I added a new keyword to my IDL routine so that the user could have the option whether they like to switch on or off the function of sub-pixel sampling of the image prior to the function of the filter or not. Through some simple tests I realized that the differences between sub-pixelization and non-sub-pixelization of the image would not be very obvious in terms of visual inspection. However, the speed matters considerably, especially when the input image size or the part of regions selected is quite large — the processing time, in this case, could be quite consuming. So it’s a good idea to preview the enhanced image without sub-pixel sampling, not only would you save a great amount of time, but also this would give you a basic knowledge about if your kernel parameters are appropriate, and finally, to process the image by sub-pixelization with reasonable kernel parameters.

I couldn’t discern any difference in the enhanced images with or without sub-pixelization, however, a subtraction between the two clearly reveals what is previously hidden behind. See the following image.

The difference between non-sub-pixelization and sub-pixelization sampling. Linear stretch.
The difference between non-sub-pixelization and sub-pixelization sampling. Linear stretch.

Additionally, I’m very delighted to find that the resulting enhanced image processed by means of sub-pixelization shares great similarity with the one processed through Nalin’s code or PSI’s online tool. So I think my routine is quite successful.

At last, before the end of this update, I need to confess that I had mistakenly regarded the author of the source codes to be Padma Yanamandra-Fisher. I had been confused by their names, all look rather long for me… ><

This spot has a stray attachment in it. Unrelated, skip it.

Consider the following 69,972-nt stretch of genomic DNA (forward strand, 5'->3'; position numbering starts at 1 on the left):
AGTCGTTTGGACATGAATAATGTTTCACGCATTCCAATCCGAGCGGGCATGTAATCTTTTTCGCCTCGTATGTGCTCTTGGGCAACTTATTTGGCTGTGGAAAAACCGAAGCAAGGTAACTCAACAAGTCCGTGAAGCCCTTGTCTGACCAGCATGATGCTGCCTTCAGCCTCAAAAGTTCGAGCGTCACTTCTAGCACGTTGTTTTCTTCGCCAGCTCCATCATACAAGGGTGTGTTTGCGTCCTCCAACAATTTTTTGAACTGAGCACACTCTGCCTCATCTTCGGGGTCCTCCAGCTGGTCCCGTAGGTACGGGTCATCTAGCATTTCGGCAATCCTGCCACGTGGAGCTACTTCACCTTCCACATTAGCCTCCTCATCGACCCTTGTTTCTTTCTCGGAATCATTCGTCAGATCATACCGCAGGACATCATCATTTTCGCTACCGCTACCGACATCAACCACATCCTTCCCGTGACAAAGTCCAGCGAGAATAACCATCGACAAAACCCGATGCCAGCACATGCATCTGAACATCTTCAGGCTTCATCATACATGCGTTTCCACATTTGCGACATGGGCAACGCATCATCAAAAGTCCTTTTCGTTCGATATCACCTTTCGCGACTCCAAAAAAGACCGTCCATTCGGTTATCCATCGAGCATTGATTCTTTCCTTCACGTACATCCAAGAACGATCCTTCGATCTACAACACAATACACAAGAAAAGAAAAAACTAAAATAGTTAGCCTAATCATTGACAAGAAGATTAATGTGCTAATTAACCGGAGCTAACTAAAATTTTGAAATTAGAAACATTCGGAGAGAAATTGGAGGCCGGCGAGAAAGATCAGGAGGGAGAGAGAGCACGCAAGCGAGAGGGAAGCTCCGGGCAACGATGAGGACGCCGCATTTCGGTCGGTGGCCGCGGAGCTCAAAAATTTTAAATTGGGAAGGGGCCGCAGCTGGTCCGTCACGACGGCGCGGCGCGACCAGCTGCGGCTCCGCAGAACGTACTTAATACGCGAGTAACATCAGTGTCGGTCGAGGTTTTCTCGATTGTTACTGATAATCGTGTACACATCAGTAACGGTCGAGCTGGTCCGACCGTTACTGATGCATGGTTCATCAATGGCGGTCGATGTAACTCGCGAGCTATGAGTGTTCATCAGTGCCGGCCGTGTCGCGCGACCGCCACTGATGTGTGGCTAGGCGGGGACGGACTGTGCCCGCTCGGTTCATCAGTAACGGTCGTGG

Further to My Previous Blog, rgd RVSF

Testing My Radially Variable Spatial Filter Code

I think I need to update my blog; it has been so long since my last update… Also should I prove that I’m still alive here.

I saw a message in the comets-ml posted by Martino Nicolini that the PSI website has released a web tool for processing cometary images, including azimuthal median/average/renormalization filters, 1/rho coma model division, and, quite unfamiliar to me, radially variable spatial filter ( I attempted to process an image taken by HST regarding comet C/2012 S1 (ISON) in May 2013 with the online tool, however, I had difficulty in retrieving the enhanced or processed data. Weirdly the size of the to-be-downloaded file was always 0 KB, obviously problematic. With consideration that the network is not permanently available for me, it sounds absurd and waste-of-time for me to wait for accessible network before performing specially processed cometary images, and therefore I decided to write codes for my own purpose.

So I did by taking reference to the explanation file of the enhancement techniques, understanding the global idea of how the radially variable spatial filter works. Realizing the algorithm of the filter was proved easy, and it didn’t take me long to accomplish the IDL routine.

I did some tests with the image CometCIEF_test.fits provided in this page. The following was generated with kernel A = 4.0, B = 4.0, N = 0.4. It looks correct anyway, quite similar to the appearance in the tutorial file.

RVSF test imageHowever, I found my result would look somewhat different from those presented in the tutorial file if the kernel size was smaller — probably the scaling plays a role there, yet anyway my outcome would look less detailed. The corresponding FORTRAN source code of the filter in the PSI page seems to has a typo, which I have already reported to Padma Yanamandra-Fisher. I’m still comparing my codes against the PSI’s…

Testing My Radially Variable Spatial Filter Code